It was about time Rafael Nadal faced some sort of test at the French Open.
Not that this one lasted all that long or was all that taxing.
Still, after dropping a total of 19 games through his first four matches -- the fewest at Roland Garros in 30 years -- Nadal finally found himself in an even-as-can-be set at the outset of his quarterfinal against 12th-seeded Nicolas Almagro.
While Novak Djokovic and Roger Federer have been forced to come back from two-set deficits in Paris, this qualified as a tight spot for Nadal. They went to a tiebreaker, and when Almagro's backhand return of a 121 mph serve landed out to cede the set, Nadal leaned forward and yelled, "Come on!"
Maybe it signaled excitement. Perhaps relief. This much was clear, in case anyone harbored any doubt: Nadal can summon his best play when he needs it. Moving closer to a record seventh French Open championship, Nadal reached the semifinals by beating Almagro 7-6 (4), 6-2, 6-3 to improve to 50-1 at the clay-court Grand Slam tournament.
"I played well. I applied my strategy. I tried to do my best," Almagro said. "But he was at such a high level."
As he always is at Roland Garros. This year, though, Nadal's level has been even higher than usual.
Not only has he won all 15 sets he's played, but get this: Nadal has won 60 of his 61 service games so far, 54 in a row since getting broken in the second set of his first-round victory over Simone Bolelli of Italy. He's saved 16 of 17 break points, including going 4 for 4 against Almagro.
"If I'd not lost any set and not lost my serve, it would have been a miracle," the second-seeded Nadal said. "It's just impossible to achieve that."
The next player who will try to stop him is No. 6 David Ferrer, who, like Nadal and Almagro, is from Spain. Ferrer reached his third major semifinal, but first at Roland Garros, by eliminating No. 4 Andy Murray 6-4, 6-7 (3), 6-3, 6-2 in a match interrupted by a half-hour rain delay early in the third set.
Ferrer recalled watching on TV when countrymen Sergi Bruguera, Juan Carlos Ferrero and Carlos Moya won French Open trophies.
"This tournament, I think, is very special for all the Spanish players -- and also for me," Ferrer said.
Would be even better, of course, if he can get past his pal Nadal, who has won 15 of their 19 career meetings.
"Winning a match against Rafa is almost impossible," Ferrer acknowledged. "He is in such good shape."
The other men's semifinal Friday will be No. 1-ranked Djokovic against No. 3 Federer. Djokovic is bidding to become the first man to win four consecutive major titles since Rod Laver 43 years ago. Federer wants to add to his record 16 Grand Slam titles and end a drought of more than two years without one.
Ferrer and Federer are both 30 -- the last two of the record 37 thirtysomethings who were in the draw -- and it's the first time two French Open semifinalists were at least that old since Laver and Ken Rosewall in 1969. It hasn't happened at any Grand Slam tournament since Andre Agassi and Wayne Ferreira were in the final four at the 2003 Australian Open.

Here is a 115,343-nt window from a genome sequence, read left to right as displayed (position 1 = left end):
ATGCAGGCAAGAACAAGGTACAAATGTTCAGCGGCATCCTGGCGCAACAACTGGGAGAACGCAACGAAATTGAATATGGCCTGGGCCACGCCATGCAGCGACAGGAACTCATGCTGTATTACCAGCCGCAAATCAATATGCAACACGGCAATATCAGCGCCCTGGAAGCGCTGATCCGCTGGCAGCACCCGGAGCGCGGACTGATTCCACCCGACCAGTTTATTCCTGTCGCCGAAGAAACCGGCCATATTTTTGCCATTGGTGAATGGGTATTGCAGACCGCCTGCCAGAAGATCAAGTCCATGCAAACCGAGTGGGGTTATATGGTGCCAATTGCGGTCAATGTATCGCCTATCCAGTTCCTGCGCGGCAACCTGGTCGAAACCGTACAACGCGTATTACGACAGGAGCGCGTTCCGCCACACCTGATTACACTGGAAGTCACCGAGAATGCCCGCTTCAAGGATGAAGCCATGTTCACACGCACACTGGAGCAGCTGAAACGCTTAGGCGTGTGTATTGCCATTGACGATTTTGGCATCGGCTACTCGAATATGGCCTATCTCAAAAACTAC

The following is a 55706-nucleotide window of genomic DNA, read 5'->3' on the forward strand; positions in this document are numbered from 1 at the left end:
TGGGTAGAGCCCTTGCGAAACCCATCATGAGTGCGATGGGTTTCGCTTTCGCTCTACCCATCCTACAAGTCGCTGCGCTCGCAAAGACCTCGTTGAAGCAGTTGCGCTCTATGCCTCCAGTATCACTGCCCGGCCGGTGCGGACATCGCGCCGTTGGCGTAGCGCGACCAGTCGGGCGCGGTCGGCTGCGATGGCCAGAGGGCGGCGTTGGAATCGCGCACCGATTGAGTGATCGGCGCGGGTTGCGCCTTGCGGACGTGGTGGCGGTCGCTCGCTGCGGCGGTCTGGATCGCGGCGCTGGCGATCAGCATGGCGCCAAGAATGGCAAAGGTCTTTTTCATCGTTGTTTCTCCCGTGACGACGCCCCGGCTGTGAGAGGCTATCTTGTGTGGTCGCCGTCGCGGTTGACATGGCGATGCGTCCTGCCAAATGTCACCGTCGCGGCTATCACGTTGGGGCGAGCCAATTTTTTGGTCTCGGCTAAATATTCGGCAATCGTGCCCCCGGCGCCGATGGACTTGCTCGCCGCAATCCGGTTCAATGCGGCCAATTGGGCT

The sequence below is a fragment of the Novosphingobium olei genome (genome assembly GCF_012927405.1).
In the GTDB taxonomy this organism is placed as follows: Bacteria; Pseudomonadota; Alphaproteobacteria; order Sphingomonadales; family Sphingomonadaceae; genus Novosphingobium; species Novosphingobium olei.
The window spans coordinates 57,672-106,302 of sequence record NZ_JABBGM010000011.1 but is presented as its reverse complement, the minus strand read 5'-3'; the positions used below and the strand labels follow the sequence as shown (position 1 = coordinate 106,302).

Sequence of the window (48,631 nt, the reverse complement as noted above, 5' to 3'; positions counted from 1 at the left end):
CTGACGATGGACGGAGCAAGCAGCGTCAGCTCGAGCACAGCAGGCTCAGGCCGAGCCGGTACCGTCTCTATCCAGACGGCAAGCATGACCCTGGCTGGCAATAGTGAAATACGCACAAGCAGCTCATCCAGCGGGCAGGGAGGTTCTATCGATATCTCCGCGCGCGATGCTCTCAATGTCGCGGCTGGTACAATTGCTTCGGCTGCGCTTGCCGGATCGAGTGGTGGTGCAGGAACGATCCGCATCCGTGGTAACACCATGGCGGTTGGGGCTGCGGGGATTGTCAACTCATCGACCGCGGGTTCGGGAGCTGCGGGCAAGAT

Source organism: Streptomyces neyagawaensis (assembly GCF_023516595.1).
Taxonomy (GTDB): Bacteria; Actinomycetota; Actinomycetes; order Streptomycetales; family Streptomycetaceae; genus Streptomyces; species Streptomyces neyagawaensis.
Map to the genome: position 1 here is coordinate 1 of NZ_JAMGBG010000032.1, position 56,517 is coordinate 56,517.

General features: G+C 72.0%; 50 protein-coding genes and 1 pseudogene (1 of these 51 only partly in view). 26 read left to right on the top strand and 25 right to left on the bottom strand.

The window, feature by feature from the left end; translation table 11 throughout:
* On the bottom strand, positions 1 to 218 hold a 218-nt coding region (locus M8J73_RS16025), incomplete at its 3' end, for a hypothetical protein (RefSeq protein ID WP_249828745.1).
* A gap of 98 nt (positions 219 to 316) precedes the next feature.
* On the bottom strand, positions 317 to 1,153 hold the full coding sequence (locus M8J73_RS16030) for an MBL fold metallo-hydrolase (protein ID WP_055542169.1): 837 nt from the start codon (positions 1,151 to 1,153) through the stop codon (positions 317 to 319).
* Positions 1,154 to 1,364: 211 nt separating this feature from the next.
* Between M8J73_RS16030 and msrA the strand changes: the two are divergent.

Against Murray, Ferrer was the picture of perpetual motion, chasing down shots to extend points time after time.
"He is so solid, so consistent," Murray said, "that if you're not converting your opportunities, it turns to many long games, and then the pressure can build on your serve."
He was speaking about Ferrer, but might as well have been discussing Nadal.
For that 62-minute first set against Almagro, Nadal could have been forgiven for thinking he was looking into a mirror, facing a right-handed version of himself. Almagro hit the ball as hard as Nadal does, with as much spin, and covered the same amount of ground, getting nearly everything back.
Both took big cuts at the ball and set up way behind the baseline, engaging in exchanges that lasted 10 or 15 strokes.
With Almagro ahead 5-4, and Nadal serving at 15-love, a 19-shot point ended with Nadal pushing a forehand long. That meant Almagro was three points from taking the set. But Nadal took the next three points, including a pair of 118 mph service winners. In the tiebreaker, Nadal pulled ahead 5-1, before dropping three points in a row.
This, then, would be the key moment. Nadal went ahead 6-4 with a cross-court backhand that forced an error, then closed the set with the service winner that he greeted with a shout.
"His serve was really good today," Almagro said. "At the important moments, he served better than [he did] the rest of the match."
In the women's semifinals Thursday, three-time major champion Maria Sharapova faces No. 4 Petra Kvitova of the Czech Republic in a rematch of last year's Wimbledon final won by Kvitova, while U.S. Open champion Samantha Stosur of Australia meets No. 21 Sara Errani of Italy.
Sharapova, who is trying to complete a career Grand Slam, beat No. 23 Kaia Kanepi of Estonia 6-2, 6-3 Wednesday, and Kvitova edged 142nd-ranked qualifier Yaroslava Shvedova 3-6, 6-2, 6-4.
"What girl doesn't like Paris? Great shopping, great everything. I mean, great food, great people and culture. I absolutely love it here," Sharapova said. "The more I come, the more I shop, and the thinner the wallet gets. But that's OK, right?"
A French Open winner's check of about $1.5 million wouldn't hurt.